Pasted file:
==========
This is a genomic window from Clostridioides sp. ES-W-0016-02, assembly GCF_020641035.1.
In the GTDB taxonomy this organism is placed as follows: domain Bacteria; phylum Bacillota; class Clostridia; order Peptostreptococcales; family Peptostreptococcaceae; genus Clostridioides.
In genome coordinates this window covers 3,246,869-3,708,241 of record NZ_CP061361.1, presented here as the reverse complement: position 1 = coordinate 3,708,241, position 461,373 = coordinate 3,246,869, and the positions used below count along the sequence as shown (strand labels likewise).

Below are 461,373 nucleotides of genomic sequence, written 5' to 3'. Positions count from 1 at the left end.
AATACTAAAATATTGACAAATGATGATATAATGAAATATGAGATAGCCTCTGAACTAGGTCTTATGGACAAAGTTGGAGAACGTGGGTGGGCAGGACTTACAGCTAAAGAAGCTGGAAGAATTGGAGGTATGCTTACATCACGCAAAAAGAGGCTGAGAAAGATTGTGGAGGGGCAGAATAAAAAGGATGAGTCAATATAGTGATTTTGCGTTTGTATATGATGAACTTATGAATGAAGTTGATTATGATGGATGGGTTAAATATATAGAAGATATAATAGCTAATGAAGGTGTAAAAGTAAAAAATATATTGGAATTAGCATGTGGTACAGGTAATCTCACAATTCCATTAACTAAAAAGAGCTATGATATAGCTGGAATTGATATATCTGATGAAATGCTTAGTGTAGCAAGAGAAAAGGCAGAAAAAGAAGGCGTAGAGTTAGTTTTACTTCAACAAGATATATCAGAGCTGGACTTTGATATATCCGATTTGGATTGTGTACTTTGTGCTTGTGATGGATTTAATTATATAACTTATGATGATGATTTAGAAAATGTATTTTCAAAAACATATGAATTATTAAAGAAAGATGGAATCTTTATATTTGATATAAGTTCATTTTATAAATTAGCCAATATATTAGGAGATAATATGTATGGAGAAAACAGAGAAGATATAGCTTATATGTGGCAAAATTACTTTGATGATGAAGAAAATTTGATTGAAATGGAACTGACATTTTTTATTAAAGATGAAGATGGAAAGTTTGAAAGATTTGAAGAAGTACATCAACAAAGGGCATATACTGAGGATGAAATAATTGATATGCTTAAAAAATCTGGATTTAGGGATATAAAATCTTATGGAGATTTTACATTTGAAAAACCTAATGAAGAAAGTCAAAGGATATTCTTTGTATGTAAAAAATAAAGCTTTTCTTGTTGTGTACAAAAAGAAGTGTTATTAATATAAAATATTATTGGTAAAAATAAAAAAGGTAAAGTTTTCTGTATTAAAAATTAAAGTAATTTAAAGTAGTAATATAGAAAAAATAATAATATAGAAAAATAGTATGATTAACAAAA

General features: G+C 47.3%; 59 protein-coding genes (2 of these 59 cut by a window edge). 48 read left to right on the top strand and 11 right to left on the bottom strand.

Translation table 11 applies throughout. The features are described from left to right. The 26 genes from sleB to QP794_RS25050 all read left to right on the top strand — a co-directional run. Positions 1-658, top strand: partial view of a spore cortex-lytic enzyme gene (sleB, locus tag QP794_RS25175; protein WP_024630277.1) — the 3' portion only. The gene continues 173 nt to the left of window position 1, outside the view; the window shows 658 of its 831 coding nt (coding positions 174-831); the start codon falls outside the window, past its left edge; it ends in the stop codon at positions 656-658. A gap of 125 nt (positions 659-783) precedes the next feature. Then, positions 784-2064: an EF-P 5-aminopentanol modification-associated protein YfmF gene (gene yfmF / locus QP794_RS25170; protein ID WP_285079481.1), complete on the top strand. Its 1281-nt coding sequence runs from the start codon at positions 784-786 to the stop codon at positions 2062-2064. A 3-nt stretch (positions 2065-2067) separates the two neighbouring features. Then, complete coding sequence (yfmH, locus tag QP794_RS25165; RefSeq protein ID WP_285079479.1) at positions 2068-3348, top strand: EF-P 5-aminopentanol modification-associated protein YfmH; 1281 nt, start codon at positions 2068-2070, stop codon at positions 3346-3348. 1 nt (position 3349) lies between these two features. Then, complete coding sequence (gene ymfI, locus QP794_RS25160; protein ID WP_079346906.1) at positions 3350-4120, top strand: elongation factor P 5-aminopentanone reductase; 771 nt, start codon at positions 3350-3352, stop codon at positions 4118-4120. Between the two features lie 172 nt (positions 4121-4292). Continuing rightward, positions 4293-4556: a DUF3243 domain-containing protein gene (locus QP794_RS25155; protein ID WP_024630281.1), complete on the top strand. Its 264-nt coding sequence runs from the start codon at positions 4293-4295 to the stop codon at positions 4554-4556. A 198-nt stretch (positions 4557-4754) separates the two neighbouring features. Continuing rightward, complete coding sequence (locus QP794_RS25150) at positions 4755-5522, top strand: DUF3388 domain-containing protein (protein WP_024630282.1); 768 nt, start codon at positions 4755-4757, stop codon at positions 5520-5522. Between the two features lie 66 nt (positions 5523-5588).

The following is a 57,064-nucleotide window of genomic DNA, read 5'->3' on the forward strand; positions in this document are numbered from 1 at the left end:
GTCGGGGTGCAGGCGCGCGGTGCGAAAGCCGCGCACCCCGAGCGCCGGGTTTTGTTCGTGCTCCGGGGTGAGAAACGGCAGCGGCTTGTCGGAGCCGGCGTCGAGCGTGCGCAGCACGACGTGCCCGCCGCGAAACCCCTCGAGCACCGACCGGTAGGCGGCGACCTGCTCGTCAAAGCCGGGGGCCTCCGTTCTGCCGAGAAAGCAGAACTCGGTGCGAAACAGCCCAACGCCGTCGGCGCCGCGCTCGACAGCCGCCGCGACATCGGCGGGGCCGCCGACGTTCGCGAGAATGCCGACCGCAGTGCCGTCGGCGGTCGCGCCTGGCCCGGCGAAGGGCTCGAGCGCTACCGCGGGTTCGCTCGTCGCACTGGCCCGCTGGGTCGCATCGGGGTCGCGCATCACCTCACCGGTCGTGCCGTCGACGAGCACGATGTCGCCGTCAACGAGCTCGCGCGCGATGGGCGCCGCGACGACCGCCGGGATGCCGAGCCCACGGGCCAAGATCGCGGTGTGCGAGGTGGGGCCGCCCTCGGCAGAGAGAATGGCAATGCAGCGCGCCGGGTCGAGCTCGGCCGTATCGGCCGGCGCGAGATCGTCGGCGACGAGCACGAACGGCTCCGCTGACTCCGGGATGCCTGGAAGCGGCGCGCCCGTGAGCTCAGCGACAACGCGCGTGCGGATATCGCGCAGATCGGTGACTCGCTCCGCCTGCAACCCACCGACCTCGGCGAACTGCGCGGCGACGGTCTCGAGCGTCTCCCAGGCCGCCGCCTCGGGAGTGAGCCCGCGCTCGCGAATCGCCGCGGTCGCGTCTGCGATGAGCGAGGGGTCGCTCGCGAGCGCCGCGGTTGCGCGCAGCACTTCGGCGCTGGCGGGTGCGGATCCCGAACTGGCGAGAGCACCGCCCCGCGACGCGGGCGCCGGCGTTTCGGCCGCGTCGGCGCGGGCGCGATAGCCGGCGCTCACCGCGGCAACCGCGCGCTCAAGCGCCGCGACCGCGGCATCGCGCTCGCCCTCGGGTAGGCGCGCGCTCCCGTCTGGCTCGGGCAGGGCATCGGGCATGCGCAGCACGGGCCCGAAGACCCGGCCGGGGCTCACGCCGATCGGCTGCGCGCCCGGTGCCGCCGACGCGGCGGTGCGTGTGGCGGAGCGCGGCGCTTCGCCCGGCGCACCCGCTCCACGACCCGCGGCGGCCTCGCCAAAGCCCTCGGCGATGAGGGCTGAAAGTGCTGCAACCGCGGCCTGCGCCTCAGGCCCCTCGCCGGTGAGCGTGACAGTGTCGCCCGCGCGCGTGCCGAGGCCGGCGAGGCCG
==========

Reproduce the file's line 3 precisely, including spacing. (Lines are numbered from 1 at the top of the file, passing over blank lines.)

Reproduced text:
In genome coordinates this window covers 3,246,869-3,708,241 of record NZ_CP061361.1, presented here as the reverse complement: position 1 = coordinate 3,708,241, position 461,373 = coordinate 3,246,869, and the positions used below count along the sequence as shown (strand labels likewise).